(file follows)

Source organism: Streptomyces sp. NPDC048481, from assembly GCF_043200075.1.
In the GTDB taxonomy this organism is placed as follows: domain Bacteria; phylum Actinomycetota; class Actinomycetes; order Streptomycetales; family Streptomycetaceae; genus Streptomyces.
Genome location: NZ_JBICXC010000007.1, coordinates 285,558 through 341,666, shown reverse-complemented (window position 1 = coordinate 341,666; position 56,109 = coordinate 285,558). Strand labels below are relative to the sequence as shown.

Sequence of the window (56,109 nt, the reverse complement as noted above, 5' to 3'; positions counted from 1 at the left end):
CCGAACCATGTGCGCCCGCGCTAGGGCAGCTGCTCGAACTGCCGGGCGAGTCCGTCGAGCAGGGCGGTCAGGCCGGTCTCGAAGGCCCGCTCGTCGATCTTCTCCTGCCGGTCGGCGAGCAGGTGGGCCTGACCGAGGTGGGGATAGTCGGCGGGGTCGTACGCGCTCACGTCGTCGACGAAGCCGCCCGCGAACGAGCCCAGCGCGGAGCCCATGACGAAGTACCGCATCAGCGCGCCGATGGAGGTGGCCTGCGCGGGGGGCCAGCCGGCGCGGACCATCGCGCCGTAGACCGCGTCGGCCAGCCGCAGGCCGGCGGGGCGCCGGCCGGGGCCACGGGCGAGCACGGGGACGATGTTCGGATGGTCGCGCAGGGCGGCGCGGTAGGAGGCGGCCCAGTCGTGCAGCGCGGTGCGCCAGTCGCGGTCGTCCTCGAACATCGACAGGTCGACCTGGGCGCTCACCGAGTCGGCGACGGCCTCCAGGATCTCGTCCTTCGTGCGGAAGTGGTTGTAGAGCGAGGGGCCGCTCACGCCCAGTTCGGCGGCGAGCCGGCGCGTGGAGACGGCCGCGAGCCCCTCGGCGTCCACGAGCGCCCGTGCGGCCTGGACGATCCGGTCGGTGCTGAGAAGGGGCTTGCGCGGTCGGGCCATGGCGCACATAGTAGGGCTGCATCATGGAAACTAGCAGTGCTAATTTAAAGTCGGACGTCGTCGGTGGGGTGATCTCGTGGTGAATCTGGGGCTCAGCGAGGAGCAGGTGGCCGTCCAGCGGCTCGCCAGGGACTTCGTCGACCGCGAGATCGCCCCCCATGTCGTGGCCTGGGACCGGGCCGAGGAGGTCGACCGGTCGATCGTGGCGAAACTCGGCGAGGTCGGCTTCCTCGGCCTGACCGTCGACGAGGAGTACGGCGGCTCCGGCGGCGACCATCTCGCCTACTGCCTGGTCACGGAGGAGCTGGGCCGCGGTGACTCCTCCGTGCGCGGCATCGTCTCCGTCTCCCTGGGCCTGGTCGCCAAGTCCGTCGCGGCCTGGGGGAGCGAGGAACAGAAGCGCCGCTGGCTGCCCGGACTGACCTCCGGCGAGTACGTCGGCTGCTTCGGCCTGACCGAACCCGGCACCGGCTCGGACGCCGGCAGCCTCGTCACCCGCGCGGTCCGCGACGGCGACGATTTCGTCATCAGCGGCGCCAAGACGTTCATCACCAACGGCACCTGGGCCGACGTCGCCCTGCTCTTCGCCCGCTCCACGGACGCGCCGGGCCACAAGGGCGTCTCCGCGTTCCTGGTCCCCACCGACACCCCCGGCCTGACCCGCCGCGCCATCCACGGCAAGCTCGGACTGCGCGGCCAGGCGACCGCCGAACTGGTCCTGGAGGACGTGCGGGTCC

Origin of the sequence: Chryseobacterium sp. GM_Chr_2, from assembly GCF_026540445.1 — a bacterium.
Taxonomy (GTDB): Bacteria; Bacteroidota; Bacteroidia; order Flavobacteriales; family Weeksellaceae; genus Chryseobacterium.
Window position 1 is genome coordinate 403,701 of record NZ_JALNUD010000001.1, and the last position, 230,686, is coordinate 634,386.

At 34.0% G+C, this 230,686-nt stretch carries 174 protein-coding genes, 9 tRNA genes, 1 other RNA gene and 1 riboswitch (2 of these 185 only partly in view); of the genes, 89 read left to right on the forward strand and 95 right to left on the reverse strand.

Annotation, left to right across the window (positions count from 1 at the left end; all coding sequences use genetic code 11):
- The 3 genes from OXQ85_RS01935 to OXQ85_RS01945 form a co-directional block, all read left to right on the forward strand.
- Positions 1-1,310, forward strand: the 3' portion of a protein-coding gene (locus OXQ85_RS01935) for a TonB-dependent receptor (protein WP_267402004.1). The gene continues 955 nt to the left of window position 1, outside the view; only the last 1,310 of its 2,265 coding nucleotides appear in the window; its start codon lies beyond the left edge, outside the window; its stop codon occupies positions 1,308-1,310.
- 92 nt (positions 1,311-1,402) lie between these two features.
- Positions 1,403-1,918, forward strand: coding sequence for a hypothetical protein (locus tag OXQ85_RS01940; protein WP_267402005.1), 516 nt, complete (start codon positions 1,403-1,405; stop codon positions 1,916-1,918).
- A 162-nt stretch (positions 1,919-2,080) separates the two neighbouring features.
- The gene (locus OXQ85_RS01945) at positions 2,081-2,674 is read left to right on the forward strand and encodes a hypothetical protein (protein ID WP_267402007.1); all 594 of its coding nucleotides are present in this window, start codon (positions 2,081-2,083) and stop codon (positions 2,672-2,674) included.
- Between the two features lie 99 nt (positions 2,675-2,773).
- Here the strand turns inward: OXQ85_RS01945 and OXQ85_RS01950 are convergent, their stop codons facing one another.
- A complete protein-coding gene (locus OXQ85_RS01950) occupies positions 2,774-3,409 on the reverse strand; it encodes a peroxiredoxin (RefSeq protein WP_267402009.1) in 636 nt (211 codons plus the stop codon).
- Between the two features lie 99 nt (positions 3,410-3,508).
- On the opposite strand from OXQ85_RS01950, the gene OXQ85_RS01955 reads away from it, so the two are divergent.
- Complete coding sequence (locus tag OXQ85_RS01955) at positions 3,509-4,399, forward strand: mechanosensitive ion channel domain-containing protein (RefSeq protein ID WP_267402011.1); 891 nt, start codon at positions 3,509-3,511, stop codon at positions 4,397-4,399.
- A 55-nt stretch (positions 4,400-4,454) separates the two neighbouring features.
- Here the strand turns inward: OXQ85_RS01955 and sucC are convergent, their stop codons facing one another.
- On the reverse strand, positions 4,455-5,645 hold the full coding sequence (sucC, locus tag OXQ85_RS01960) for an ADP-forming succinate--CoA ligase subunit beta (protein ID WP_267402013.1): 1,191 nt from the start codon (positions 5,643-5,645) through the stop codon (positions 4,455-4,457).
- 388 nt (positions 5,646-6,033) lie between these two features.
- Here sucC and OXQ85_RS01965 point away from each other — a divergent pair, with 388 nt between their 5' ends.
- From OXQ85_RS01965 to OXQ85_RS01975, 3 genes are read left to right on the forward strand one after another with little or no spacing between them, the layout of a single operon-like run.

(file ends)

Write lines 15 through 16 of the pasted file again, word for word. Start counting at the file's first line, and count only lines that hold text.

- A 162-nt stretch (positions 1,919-2,080) separates the two neighbouring features.
- The gene (locus OXQ85_RS01945) at positions 2,081-2,674 is read left to right on the forward strand and encodes a hypothetical protein (protein ID WP_267402007.1); all 594 of its coding nucleotides are present in this window, start codon (positions 2,081-2,083) and stop codon (positions 2,672-2,674) included.